IU-led study of younger Alzheimer’s patients aims to pave the way toward new treatments

October 4, 2018

Indiana University School of Medicine scientists have received the university's largest single grant from the National Institutes of Health and will partner with a team of premier researchers around the country to lead a five-year national research study of a relatively rare form of Alzheimer's disease. Researchers hope the study will provide a foundation that may lead to new therapies for a disease that so far has resisted effective treatment.

The National Institute on Aging of the NIH has awarded IU a grant that is expected to total $44.7 million to fund the Longitudinal Early-onset Alzheimer's Disease Study. LEADS will follow participants diagnosed with early-onset Alzheimer's disease, which strikes people younger than 65 -- often in their 40s and 50s. The grant is in addition to a $7.6 million award last year that allowed planning and other start-up activity to begin for LEADS, bringing total federal support for the initiative to more than $52 million.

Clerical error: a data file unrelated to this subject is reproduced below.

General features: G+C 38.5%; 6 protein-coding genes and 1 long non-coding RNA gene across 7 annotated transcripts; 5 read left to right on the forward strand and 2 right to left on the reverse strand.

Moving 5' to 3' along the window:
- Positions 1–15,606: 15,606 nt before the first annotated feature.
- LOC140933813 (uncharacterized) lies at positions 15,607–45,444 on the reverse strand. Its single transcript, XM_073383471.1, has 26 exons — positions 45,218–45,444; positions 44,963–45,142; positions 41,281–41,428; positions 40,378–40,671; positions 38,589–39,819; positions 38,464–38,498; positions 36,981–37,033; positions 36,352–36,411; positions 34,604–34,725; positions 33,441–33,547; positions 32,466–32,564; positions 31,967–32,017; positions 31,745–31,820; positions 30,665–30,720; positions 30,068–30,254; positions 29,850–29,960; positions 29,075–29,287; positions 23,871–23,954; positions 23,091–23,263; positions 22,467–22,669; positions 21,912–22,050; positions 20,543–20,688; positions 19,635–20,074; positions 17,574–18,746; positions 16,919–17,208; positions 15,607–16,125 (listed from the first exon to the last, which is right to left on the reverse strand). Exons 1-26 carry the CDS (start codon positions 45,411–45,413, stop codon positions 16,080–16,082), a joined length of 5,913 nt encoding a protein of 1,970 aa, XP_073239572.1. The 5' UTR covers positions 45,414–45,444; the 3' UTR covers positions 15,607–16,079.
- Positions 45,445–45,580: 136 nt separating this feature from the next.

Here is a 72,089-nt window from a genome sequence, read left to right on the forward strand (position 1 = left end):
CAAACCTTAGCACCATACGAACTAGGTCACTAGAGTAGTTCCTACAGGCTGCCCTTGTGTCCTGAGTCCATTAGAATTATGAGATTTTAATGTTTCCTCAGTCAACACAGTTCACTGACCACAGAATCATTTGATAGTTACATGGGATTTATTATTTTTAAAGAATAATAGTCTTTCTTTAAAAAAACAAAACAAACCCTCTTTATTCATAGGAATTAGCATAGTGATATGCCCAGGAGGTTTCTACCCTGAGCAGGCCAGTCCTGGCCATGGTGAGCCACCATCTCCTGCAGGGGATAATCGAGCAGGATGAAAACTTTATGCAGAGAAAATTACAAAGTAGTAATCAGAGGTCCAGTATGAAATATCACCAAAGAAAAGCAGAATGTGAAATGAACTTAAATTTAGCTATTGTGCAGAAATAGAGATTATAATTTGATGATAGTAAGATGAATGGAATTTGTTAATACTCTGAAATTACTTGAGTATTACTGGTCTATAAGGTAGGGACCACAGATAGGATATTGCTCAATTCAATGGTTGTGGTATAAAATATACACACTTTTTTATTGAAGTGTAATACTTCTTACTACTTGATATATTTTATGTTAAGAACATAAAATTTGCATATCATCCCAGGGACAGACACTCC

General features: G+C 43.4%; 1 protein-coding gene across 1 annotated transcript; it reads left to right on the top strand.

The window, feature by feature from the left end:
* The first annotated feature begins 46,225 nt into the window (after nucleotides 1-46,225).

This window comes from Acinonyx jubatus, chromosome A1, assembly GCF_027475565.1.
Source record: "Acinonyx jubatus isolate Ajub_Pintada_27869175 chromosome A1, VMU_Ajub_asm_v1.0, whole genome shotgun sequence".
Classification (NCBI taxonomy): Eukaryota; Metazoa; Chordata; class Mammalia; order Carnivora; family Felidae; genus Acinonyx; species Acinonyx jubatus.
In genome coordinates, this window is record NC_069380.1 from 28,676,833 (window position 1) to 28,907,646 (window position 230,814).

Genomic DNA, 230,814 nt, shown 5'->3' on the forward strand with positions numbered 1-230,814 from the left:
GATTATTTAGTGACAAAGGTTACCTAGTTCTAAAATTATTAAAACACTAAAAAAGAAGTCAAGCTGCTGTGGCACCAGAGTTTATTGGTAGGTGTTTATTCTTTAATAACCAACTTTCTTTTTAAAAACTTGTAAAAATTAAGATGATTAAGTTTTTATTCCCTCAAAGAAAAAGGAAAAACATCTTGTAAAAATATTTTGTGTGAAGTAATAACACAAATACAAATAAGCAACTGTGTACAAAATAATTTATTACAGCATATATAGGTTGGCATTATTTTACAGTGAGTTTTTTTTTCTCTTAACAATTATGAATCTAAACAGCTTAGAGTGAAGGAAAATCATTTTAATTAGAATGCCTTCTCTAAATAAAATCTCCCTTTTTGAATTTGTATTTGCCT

The study is led by IU School of Medicine neurologist and neuroscientist Liana Apostolova, MD, who is partnering with Maria C. Carrillo of the Alzheimer's Association; Brad Dickerson, MD, of Massachusetts General Hospital and Harvard Medical School; and Gil Rabinovici, MD, of University of California San Francisco.

For more on LEADS and the grant award, read the full news release.